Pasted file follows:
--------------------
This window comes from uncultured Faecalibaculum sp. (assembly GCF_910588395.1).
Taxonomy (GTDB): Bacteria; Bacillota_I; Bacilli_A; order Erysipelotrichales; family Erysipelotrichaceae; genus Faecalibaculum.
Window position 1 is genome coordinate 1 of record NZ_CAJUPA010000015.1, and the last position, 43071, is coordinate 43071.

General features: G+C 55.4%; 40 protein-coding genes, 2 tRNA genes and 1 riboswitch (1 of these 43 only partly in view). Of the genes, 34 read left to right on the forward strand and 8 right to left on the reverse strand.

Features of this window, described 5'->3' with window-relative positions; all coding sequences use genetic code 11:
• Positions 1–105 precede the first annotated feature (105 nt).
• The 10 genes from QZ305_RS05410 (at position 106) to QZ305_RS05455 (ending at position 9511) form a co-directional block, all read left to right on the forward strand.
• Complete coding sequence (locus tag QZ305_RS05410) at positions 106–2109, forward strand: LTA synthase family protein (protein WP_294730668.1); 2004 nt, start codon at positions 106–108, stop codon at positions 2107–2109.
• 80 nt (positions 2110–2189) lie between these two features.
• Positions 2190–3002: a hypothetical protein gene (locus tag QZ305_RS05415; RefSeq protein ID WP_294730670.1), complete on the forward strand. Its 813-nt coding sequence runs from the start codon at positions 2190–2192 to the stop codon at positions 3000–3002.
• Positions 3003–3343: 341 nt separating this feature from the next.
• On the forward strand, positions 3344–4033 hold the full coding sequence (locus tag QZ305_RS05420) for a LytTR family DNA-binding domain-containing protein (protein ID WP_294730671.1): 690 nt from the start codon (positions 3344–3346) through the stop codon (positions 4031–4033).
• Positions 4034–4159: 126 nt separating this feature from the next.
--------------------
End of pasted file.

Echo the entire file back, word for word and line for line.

This window comes from uncultured Faecalibaculum sp. (assembly GCF_910588395.1).
Taxonomy (GTDB): Bacteria; Bacillota_I; Bacilli_A; order Erysipelotrichales; family Erysipelotrichaceae; genus Faecalibaculum.
Window position 1 is genome coordinate 1 of record NZ_CAJUPA010000015.1, and the last position, 43071, is coordinate 43071.

General features: G+C 55.4%; 40 protein-coding genes, 2 tRNA genes and 1 riboswitch (1 of these 43 only partly in view). Of the genes, 34 read left to right on the forward strand and 8 right to left on the reverse strand.

Features of this window, described 5'->3' with window-relative positions; all coding sequences use genetic code 11:
• Positions 1–105 precede the first annotated feature (105 nt).
• The 10 genes from QZ305_RS05410 (at position 106) to QZ305_RS05455 (ending at position 9511) form a co-directional block, all read left to right on the forward strand.
• Complete coding sequence (locus tag QZ305_RS05410) at positions 106–2109, forward strand: LTA synthase family protein (protein WP_294730668.1); 2004 nt, start codon at positions 106–108, stop codon at positions 2107–2109.
• 80 nt (positions 2110–2189) lie between these two features.
• Positions 2190–3002: a hypothetical protein gene (locus tag QZ305_RS05415; RefSeq protein ID WP_294730670.1), complete on the forward strand. Its 813-nt coding sequence runs from the start codon at positions 2190–2192 to the stop codon at positions 3000–3002.
• Positions 3003–3343: 341 nt separating this feature from the next.
• On the forward strand, positions 3344–4033 hold the full coding sequence (locus tag QZ305_RS05420) for a LytTR family DNA-binding domain-containing protein (protein ID WP_294730671.1): 690 nt from the start codon (positions 3344–3346) through the stop codon (positions 4031–4033).
• Positions 4034–4159: 126 nt separating this feature from the next.